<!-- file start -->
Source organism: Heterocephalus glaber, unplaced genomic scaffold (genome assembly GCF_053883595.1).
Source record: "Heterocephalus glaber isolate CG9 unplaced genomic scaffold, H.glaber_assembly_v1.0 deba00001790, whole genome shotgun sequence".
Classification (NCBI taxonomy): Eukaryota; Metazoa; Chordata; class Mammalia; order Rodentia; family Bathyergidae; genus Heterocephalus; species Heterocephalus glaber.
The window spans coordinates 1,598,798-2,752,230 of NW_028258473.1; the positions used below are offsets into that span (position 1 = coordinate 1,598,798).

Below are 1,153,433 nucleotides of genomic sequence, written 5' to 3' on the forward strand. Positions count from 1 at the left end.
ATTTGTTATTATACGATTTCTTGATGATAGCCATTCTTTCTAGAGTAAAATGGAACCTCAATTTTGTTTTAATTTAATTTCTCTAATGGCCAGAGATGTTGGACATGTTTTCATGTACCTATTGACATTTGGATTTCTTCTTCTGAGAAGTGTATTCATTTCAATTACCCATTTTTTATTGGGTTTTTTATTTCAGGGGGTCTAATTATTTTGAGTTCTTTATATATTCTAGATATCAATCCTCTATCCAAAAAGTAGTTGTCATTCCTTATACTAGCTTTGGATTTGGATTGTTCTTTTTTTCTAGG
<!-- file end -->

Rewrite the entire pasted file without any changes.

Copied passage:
Source organism: Heterocephalus glaber, unplaced genomic scaffold (genome assembly GCF_053883595.1).
Source record: "Heterocephalus glaber isolate CG9 unplaced genomic scaffold, H.glaber_assembly_v1.0 deba00001790, whole genome shotgun sequence".
Classification (NCBI taxonomy): Eukaryota; Metazoa; Chordata; class Mammalia; order Rodentia; family Bathyergidae; genus Heterocephalus; species Heterocephalus glaber.
The window spans coordinates 1,598,798-2,752,230 of NW_028258473.1; the positions used below are offsets into that span (position 1 = coordinate 1,598,798).

Below are 1,153,433 nucleotides of genomic sequence, written 5' to 3' on the forward strand. Positions count from 1 at the left end.
ATTTGTTATTATACGATTTCTTGATGATAGCCATTCTTTCTAGAGTAAAATGGAACCTCAATTTTGTTTTAATTTAATTTCTCTAATGGCCAGAGATGTTGGACATGTTTTCATGTACCTATTGACATTTGGATTTCTTCTTCTGAGAAGTGTATTCATTTCAATTACCCATTTTTTATTGGGTTTTTTATTTCAGGGGGTCTAATTATTTTGAGTTCTTTATATATTCTAGATATCAATCCTCTATCCAAAAAGTAGTTGTCATTCCTTATACTAGCTTTGGATTTGGATTGTTCTTTTTTTCTAGG